- Oral presentation
- Open Access
Boiling histotripsy method to mechanically fractionate tissue volumes in ex vivo bovine liver using a clinical MR-guided HIFU system
© Khokhlova et al; licensee BioMed Central Ltd. 2015
- Published: 30 June 2015
- Beam Axis
- Bovine Liver
- Vapor Cavity
- Shock Amplitude
- Surround Liver Tissue
Most current HIFU approaches to treat liver tumors rely on thermal tissue ablation. Challenges still remain that prevent widespread clinical application of this technology including long treatment times, side effects such as skin burns, attenuation and aberration by ribs, heat diffusion and perfusion. Recently, a new method named boiling histotripsy (BH) was developed at the UW/MSU to address these challenges. BH applies a sequence of millisecond-long pulses with high-amplitude shocks that rapidly heat tissue and initiate boiling within each pulse. Interaction of shocks with the resulting vapor cavity leads to tissue fractionation into subcellular debris. Multiple BH lesions can be generated to sonicate clinically relevant tissue volumes. The goal of this study was to evaluate the feasibility of a clinical HIFU system to treat tissue with BH and to develop exposure protocols for such treatments with real-time and post-treatment MR imaging.
Experiments were conducted with a 256-element 1.2 MHz HIFU phased array (Sonalleve, Philips Healthcare, Vantaa, Finland). Sonications were performed in ex vivo bovine liver at a tissue depth of 2 cm with 10 ms-long pulses and pulse repetition frequencies (PRFs) of 1 – 10 Hz. Pulses were delivered at 250 W acoustic power providing a 65 MPa in situ shock amplitude. Using electronic steering transverse to the beam axis, volumetric lesions were generated by treating circles of 2, 4, 6, and 8 mm radii, with 2 mm separation between focal points along each circle and 5 mm separation between the circles along the beam axis.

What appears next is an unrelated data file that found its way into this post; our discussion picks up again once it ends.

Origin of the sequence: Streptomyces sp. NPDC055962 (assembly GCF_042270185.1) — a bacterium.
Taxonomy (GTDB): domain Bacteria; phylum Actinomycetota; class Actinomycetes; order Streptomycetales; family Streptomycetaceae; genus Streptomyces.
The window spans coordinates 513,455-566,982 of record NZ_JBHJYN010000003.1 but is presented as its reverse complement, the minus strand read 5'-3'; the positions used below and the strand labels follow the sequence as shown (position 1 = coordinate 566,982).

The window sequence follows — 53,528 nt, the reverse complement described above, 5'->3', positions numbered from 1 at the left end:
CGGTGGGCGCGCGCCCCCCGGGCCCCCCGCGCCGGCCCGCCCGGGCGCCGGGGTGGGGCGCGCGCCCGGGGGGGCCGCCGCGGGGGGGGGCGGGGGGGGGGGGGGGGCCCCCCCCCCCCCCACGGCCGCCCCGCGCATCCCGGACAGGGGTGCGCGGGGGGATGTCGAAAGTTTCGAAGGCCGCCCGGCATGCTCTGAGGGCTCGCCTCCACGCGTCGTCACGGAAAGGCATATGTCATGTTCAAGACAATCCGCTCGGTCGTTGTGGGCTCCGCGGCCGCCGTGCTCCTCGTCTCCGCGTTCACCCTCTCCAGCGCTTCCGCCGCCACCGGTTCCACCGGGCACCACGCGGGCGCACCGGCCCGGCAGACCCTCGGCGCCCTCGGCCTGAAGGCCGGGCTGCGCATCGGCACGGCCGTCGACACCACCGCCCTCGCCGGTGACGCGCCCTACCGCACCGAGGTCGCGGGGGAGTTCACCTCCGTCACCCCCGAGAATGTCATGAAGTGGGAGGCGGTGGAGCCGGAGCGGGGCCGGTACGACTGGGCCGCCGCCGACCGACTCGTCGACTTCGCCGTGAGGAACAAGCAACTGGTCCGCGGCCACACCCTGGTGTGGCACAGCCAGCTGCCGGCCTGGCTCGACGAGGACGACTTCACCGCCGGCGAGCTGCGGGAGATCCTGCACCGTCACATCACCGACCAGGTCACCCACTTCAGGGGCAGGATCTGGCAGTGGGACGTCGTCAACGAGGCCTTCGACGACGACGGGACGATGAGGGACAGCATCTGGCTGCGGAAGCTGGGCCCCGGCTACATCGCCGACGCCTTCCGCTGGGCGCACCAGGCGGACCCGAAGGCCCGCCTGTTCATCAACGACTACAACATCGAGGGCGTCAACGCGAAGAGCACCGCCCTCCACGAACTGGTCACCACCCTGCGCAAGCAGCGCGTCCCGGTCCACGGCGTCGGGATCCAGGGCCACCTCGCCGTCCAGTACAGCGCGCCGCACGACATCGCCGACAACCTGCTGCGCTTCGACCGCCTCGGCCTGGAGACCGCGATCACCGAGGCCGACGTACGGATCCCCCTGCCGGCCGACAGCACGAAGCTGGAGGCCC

Two treatment protocols were tested: a sequential treatment with a set number of pulses delivered at each target location before proceeding to the next location, and a non-sequential treatment with consecutive HIFU pulses sent to different target locations to diminish heat accumulation and thermal effects. For all treatments, each point received 30 pulses. MR imaging was used to monitor treatments in real-time as well as to characterize lesions post-HIFU. Finally, lesions were also analyzed grossly and histologically.
Work supported by NIH EB7643, K01 EB 015745, T32 DK007779, NSBRI through NASA NCC 9-58, and RSF 14-12-00974.
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